Wow, what an Octave of Easter! I hope you all are having a smooth and steady recovery from your week long chocolate and sweets sugar-high hang-over. (See CCC 1089 for Temperence) If you consider yourself any bit of a true Catholic, then I hope you did indeed celebrate the Risen Lord all eight days and party like it was ’33 A.D.. But now, like after any good celebration, its back to the normal Monday through Friday; the paper jams, the traffic, and eating left-overs that you aren’t really sure why they made it through all forty days of Lent in your fridge days. After entering back into the mundane, if you're anything like me, you got to Monday possibly wondering:
“Did my Lent really even change anything about my life?”
This year’s Holy week I found myself in a real struggle to see what the reality of the Passion and the Resurrection really had to do with my life. I mean I know the story; Christ undergoes a brutal beating and crucifixion, in order to die and be resurrected so that we could go on and have eternal life. But I was still left wondering: “Why is there still so much suffering in the world? Or, why is there so much suffering even in my world and my life?” For me it seemed that there was a devastatingly uncomfortable disconnect in my Holy Week between my Good Friday and Easter Sunday. A deep part of me just couldn’t tie together the painful Cross and the painless Easter. (Mind you I’m not even mentioning the infestation of stupid colored rabbits.)
It wasn’t until recalling the scourging scene from “The Passion” in the midst of my Easter Vigil that I finally began to see the passion in a different light. I began to see not a murder, but true and total self-gift. For so long the Passion had always just felt like I was watching a brutal murder scene, and yet something moved within me this year that made the movie stand so small for the first time. I wanted more. I no longer saw evil, but REAL love…and I wanted more. Watching the Passion this time around made the cross hanging around my neck more real than even the blood on the screen because this was where my also REAL suffering met the love of Christ.
For the first time his reality met with my reality, because how can we comfort the suffering servant, the man marked by lashings who carries a weight beyond human strength? We can watch and be sorrowful…and yet something in us demands more; love seeks more than to just watch. It is here where we take up our cross, and we ask to suffer alongside the messiah. We become companions to the bloody cross, united to him by heart, body, and blood. Here is where Love and Suffering embrace, never to be separated again.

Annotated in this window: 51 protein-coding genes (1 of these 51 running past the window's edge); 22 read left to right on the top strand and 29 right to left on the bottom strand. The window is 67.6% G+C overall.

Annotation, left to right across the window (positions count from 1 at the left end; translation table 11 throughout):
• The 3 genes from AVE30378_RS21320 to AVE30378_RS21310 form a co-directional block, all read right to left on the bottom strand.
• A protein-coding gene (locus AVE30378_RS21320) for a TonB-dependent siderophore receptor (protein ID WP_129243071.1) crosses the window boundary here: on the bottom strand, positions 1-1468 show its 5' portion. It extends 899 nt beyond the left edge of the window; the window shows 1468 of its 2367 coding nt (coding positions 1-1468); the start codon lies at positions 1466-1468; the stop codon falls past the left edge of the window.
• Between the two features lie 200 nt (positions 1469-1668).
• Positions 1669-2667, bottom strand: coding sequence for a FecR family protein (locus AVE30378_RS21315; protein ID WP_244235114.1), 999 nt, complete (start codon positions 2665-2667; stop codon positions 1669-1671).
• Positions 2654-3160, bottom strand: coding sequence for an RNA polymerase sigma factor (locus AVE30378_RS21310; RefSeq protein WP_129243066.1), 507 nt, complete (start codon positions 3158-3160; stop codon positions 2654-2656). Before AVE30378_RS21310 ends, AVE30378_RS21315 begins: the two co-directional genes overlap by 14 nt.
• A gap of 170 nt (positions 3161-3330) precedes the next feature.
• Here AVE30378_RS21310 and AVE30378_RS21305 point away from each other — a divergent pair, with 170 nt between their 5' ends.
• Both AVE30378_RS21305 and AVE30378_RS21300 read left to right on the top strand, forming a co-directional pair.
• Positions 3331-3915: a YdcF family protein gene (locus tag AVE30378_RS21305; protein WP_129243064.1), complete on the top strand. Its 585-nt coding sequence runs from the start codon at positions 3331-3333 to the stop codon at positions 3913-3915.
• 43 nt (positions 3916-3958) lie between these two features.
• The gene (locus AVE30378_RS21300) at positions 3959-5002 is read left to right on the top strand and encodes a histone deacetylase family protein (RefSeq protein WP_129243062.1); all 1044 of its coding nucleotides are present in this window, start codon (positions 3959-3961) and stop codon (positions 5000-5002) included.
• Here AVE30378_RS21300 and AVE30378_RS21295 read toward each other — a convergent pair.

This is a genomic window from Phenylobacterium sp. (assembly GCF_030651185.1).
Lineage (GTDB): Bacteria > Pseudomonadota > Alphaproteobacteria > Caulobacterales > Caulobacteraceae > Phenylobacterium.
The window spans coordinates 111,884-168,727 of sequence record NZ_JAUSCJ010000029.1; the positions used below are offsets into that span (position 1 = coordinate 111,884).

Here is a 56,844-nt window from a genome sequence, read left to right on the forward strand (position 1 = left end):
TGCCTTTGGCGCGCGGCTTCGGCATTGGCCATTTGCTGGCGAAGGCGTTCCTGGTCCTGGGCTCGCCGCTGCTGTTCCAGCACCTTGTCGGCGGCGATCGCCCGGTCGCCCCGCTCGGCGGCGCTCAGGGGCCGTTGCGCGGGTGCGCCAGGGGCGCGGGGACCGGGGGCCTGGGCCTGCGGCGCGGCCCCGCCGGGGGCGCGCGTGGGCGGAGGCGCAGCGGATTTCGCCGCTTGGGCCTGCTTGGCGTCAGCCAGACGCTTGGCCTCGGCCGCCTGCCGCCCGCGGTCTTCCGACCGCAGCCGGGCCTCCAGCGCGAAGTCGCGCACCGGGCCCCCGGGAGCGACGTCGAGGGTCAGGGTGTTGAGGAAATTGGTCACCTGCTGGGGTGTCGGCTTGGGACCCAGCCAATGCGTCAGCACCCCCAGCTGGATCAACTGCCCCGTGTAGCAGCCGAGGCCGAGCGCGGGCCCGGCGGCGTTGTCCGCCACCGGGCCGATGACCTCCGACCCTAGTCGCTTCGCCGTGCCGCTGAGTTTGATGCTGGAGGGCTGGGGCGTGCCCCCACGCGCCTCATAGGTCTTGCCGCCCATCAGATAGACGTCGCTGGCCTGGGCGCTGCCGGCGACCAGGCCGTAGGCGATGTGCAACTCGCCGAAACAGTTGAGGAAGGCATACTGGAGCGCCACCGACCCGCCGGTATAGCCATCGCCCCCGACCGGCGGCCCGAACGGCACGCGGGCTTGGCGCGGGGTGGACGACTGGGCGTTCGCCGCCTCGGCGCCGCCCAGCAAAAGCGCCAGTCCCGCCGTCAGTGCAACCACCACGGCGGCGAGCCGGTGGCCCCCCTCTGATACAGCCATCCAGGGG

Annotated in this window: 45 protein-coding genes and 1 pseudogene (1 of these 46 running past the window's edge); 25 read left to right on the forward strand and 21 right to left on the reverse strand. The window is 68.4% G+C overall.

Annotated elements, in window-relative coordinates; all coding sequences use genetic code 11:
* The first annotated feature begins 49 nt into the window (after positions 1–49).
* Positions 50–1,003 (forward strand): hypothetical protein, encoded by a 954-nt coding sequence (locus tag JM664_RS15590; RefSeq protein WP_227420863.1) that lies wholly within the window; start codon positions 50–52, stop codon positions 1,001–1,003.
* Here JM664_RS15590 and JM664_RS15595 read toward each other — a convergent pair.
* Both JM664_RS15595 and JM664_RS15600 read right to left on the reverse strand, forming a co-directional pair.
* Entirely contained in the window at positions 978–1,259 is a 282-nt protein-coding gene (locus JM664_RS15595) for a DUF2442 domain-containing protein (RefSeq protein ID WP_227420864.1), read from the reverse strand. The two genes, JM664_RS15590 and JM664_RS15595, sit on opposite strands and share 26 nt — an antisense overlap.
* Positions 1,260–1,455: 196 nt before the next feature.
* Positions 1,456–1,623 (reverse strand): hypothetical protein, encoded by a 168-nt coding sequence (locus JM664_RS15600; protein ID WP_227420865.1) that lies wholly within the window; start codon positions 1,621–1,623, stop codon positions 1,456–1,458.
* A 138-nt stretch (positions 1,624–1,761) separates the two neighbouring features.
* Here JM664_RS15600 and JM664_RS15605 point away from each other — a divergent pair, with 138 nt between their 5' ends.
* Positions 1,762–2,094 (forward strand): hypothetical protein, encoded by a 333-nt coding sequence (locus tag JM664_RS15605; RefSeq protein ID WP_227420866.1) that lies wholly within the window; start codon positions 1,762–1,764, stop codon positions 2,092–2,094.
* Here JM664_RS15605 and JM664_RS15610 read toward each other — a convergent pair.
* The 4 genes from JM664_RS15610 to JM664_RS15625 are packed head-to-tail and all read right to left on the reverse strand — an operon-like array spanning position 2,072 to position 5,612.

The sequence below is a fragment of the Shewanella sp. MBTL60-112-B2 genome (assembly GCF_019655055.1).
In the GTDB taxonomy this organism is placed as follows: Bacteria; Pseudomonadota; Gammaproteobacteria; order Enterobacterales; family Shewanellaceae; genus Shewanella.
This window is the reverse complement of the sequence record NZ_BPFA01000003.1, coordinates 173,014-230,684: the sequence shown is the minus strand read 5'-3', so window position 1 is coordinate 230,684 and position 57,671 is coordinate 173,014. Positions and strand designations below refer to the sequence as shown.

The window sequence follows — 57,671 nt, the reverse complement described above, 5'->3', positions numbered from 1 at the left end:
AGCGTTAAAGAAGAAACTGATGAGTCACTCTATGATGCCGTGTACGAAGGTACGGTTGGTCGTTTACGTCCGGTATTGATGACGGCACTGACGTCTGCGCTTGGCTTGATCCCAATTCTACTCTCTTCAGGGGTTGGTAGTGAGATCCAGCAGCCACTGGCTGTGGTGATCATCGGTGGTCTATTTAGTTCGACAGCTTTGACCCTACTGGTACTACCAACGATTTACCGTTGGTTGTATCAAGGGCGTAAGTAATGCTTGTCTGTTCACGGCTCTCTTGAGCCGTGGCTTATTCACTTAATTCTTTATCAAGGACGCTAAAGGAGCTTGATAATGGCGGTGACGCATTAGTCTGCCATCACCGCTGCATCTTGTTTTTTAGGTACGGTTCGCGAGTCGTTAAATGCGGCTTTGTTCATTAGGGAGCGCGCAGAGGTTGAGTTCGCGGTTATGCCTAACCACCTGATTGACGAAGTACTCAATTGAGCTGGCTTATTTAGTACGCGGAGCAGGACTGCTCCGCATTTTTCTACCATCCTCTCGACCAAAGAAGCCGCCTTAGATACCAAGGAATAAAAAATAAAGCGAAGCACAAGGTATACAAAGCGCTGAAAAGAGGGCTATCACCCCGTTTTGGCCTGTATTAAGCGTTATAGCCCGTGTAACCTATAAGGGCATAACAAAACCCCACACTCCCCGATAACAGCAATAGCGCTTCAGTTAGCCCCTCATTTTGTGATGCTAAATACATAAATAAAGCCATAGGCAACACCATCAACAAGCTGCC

Moved by so much suffering Christ not only allows himself to be touched by the sick, but he makes their miseries his own…By his passion and death on the cross Christ has given a new meaning to suffering: it can henceforth configure us to him and unite us with his redemptive Passion. (CCC 1505)
Love makes the suffering of the cross comprehensible. A willing and trusting heart is the key that transforms the execution into a “consummation”. (Jn 19:30) Therefore we can no longer just stand on the sidelines but if we want to truly live the life opened to us we must unite our sufferings with Him. For so long I saw the resurrection as just an excuse from suffering, an excuse from love, when all along it was an invitation to love. The resurrection is not an excuse from love but rather the deepest invitation to love. Therefore it is in love that the mystery of suffering is manifest:
Only Christian faith as a whole constitutes the answer to this question: the goodness of creation, the drama of sin and the patient love of God who comes to meet man by his covenants, the redemptive Incarnation of his Son, his gift of the Spirit, his gathering of the Church, the power of the sacraments and his call to a blessed life to which free creatures are invited to consent in advance, but from which, by a terrible mystery, they can also turn away in advance. There is not a single aspect of the Christian message that is not in part an answer to the question of evil. (CCC 309)
Christ's gift on the cross is the defining moment and invitation of what we are called to do with our humanity. And that does not necessarily have the intention for us to suffer, but to offer our hearts and self fully to a God who offers Himself fully to us, no matter the sufferings or consequences. The scariest thing from that paragraph is that we are the ones with the freedom to either accept that invitation or turn it away. If the world is in bad shape it is because even in the face of the cross, man has still chosen his own self-preservation over the self-gift of Christ. We choose to stand and watch, rather than to pick up our cross and follow him.
The truth is God will create us without our consent, but he will not save us without our consent. (CCC 1993) Purgatory is filled with lukewarm lovers, with those who never really allowed themselves to fall madly in love with truth goodness and beauty, but chose to be aroused by the things of this world. Christ sets the standard of love on the cross, so now the choice comes to us: Will we take up his grace and take up our cross and follow? The resurrection begins with the cross; the cross intends the resurrection.
(Painting: "domine quo vadis" by Annibale Carracci)
Alan Badia is a youth minister in Toledo, Ohio who self-identifies as a Texan. He love Jesus and the TV show Arrow. He also has really vivid dreams. You can follow him at @alanjonbosco